Whereas the Japanese army was thinking in terms of Cannae, the Chinese were resorting to the less spectacular but calculated strategy of attrition to dissipate, overextend, and wear down the enemy. In Japan there were widening cleavages between the government and the high command, between the War Ministry and the General Staff, between the authorities in Tokyo and those in the field, and between the army and the navy. Staff meetings in Tokyo often were emotional. Officers were at loggerheads while civilian officials looked on impotently.

On the battlefront, the Japanese forces suffered from shortfalls in ammunition, tanks and equipment, shipping, and landing craft. Casualty tolls from disease and accidents exacerbated combat losses, and there was a shortage of officers as well as a lack of trained reinforcements.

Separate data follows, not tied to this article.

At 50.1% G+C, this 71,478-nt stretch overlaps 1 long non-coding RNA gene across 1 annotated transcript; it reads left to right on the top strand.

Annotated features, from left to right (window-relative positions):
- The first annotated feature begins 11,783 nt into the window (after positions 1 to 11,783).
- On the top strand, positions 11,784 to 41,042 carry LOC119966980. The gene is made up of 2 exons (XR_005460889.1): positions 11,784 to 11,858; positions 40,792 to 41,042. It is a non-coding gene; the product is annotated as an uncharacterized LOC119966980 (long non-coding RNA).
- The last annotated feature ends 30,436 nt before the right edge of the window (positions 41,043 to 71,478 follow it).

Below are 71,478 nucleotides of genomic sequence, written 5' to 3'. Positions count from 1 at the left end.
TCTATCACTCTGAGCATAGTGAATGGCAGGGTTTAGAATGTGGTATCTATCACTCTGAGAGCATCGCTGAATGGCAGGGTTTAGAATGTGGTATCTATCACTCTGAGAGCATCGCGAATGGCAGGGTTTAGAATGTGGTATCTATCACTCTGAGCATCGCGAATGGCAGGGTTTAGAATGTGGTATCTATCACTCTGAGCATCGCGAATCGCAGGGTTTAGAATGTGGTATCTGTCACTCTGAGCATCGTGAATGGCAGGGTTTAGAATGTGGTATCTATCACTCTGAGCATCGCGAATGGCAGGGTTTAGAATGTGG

Chinese counterattacks hurt the Japanese locally. From March to May 1938, the Japanese high command could no longer avoid diverting a portion of the troop strength previously reserved for hostilities against the Soviet Union. From this time, therefore, can be dated the Japanese army’s abandonment of hope of localizing the conflict in China, and its loss of flexibility in dealing with the “northern problem.” With the bulk of the Japanese army committed in China, the Kwantung Army in Manchuria had only six regular divisions to confront an estimated twenty Soviet rifle divisions, four or five cavalry divisions, fifteen hundred tanks, fifteen hundred planes, and 370,000 men deployed along the three thousand miles of Siberian and Outer Mongolian frontier. The Soviet air force included three hundred heavy bombers with a range of three thousand kilometers, twice the distance from Vladivostok to Tokyo. Soviet power in the Far East, economic as well as military, had been steadily building up. In a sense, the Kwantung Army was confronting the Soviets with a bluff.